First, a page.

“Privileged Little Gay Boy” began as an idea for a blog that was, quite fittingly, conceived of at brunch. However, as I began to write the first installment, I developed an acute anxiety about becoming “yet another blog” floating about in the mess of cyberspace. I did not want to enter the already saturated world of the modern, middle-class and cisgendered blogosphere, most especially because—despite my millennial-era narcissism—I recognized that my own middle-class and cisgendered voice was not as really as unique as I liked to think.
My solution has been to thrust my would-be blog upon the readership of The Nass, showcasing my bougie catastrophes and private-school boy predicaments in the hopes that they will, through the lens of my own “post-modern” farce, provide some measure of entertainment. In this series, you will find (mostly) true excerpts of my life told with a healthy measure of self-awareness and all of which are in some way, in the words of Albert Camus, an exercise in “the nakedness of man faced with the absurd.”
The first episode relates my accidental acquisition of a quasi-sugar daddy during my summer in New York City:
The One with the PR Prince
I was, rather unsurprisingly, at a coffee house when my phone buzzed with the text message: “Join me for drinks at the Soho House?”
For those of you who don’t know, the Soho House is one of NYC’s exclusive, members-only clubs with a reputation for attracting young, creative-business types with impressive social resumes and several thousand dollars of disposable income for yearly members’ fees. The sender of the text-message invite was a man whom I had met at a bar the weekend prior. He was of average attractiveness, most likely in his late twenties, and now, I’d discovered, successful enough to have gained membership to said club.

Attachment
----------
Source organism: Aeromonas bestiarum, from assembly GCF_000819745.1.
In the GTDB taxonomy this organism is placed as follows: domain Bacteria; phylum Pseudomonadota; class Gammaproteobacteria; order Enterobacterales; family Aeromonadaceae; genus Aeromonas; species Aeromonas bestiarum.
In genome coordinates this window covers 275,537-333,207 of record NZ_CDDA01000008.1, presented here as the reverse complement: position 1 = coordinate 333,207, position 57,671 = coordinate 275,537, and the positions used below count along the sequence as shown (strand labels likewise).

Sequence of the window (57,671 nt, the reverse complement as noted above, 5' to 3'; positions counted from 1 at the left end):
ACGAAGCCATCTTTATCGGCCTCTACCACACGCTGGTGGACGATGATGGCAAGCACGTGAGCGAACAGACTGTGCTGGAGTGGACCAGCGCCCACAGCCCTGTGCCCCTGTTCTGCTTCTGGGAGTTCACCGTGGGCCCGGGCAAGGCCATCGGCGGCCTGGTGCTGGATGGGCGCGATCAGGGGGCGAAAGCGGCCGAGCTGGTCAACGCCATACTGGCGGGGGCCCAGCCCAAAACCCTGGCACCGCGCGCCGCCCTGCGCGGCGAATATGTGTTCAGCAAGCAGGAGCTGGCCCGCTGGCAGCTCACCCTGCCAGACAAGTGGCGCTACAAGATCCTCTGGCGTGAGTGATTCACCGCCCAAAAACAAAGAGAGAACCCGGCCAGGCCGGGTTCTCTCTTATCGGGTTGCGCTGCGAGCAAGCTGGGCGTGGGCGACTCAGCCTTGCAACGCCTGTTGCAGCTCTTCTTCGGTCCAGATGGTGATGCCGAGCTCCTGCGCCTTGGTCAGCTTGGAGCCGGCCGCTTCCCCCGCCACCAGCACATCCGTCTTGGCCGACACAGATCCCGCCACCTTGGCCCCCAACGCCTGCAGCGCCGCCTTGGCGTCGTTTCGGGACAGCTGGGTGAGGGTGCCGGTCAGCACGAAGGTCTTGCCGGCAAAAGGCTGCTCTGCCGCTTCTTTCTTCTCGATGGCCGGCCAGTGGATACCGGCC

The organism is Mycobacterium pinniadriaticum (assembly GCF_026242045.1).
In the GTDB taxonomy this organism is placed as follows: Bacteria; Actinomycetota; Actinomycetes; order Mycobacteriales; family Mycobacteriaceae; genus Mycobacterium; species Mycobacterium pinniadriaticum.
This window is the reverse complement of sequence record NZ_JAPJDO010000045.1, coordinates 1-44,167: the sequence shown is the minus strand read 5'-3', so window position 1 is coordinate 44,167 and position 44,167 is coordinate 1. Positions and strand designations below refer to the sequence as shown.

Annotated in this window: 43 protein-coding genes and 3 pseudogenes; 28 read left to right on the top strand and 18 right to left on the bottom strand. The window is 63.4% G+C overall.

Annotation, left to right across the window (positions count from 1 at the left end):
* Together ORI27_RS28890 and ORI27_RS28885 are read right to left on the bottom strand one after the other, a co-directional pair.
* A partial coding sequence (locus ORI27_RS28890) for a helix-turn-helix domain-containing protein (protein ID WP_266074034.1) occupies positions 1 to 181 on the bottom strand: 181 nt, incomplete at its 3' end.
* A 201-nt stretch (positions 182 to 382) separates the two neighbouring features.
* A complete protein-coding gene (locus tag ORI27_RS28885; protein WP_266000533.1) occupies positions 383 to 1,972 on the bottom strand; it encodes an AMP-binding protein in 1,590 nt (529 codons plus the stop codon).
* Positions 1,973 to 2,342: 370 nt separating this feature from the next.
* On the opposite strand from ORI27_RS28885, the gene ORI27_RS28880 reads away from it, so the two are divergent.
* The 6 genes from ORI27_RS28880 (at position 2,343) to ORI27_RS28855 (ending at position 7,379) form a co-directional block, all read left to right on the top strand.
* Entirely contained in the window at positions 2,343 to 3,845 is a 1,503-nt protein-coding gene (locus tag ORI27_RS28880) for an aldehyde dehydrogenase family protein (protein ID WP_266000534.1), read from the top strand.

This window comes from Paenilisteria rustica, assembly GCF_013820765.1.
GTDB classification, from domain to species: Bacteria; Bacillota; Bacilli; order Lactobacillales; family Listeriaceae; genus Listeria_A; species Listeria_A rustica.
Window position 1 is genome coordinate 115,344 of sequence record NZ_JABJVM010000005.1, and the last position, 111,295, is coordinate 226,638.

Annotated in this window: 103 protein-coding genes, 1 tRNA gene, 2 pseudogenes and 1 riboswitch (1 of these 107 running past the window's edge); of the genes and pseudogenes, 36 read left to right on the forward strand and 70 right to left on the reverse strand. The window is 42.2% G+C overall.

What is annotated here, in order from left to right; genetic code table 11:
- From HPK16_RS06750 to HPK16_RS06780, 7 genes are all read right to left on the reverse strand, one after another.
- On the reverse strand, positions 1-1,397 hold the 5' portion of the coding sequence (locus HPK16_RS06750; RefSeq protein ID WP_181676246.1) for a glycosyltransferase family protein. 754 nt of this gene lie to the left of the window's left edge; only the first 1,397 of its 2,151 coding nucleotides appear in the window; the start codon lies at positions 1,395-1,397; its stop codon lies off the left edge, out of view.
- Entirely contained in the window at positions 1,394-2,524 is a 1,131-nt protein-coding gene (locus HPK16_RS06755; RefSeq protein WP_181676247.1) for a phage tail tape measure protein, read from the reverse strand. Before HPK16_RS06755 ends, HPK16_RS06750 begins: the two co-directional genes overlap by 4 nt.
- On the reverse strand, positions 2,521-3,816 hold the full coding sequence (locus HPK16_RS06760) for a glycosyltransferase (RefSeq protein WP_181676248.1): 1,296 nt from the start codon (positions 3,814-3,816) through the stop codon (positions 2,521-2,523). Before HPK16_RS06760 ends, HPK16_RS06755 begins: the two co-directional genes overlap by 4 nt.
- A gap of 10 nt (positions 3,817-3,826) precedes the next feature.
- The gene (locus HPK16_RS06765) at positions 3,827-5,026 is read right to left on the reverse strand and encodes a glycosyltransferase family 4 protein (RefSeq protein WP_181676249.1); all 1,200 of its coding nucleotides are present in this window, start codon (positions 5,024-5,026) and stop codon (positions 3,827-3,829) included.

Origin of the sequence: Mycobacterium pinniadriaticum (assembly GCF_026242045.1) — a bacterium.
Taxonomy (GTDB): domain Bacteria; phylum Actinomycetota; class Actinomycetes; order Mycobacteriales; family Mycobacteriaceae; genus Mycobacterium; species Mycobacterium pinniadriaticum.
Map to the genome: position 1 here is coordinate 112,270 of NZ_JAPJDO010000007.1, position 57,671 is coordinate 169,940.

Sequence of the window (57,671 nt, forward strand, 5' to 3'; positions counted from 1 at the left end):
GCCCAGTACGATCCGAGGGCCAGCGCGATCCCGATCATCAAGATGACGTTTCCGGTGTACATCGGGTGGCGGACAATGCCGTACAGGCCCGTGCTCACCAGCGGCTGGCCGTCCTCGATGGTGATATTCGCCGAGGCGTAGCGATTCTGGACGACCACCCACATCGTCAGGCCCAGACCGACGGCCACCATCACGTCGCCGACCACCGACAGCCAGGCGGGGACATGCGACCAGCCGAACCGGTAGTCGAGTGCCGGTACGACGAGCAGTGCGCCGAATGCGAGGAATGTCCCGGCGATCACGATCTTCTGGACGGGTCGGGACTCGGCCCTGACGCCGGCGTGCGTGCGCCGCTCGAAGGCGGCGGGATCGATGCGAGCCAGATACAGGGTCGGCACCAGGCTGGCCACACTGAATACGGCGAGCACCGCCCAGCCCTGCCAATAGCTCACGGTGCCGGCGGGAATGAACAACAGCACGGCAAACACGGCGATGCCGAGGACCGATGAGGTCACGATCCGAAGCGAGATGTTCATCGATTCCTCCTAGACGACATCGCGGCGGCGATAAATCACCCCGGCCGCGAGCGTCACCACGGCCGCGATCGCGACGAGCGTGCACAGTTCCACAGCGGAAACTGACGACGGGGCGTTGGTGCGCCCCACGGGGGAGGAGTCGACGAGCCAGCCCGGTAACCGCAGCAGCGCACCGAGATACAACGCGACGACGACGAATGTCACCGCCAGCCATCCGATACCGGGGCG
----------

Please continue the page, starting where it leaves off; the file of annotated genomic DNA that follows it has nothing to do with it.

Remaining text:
Obviously, I couldn’t say no. There were several reasons why I should have said no (stranger danger; the large $5 iced coffee I had not yet finished; and the dinner date with another man that I had already agreed to later that evening), but my ambition and curiosity would not allow me to turn the opportunity down.
So, tossing the rest of my iced coffee and postponing my dinner date by thirty minutes, I walked the few avenues to the Meatpacking District.
I waited awkwardly—wondering if perhaps Dr. Martens and black-and-white striped leggings were not the most appropriate attire for the Soho House—as my date casually gave the front-desk clerk his name and guested me in. A short elevator ride later and we emerged onto the roof. It was as dramatic as I had hoped; views of the Hudson and Manhattan’s skyline, a large swimming pool and jacuzzi, a fully-stocked and respectably overpriced bar, and packs of young and attractive people.
I thought to myself, more than a bit dramatically, “I’ve made it to where the Pretty People are.”
In all actuality, though, the hype is most of the allure. A few $18 Negronis later, and it had already become just another bar. A bar filled with beautiful and successful human beings, but a bar and human beings nonetheless.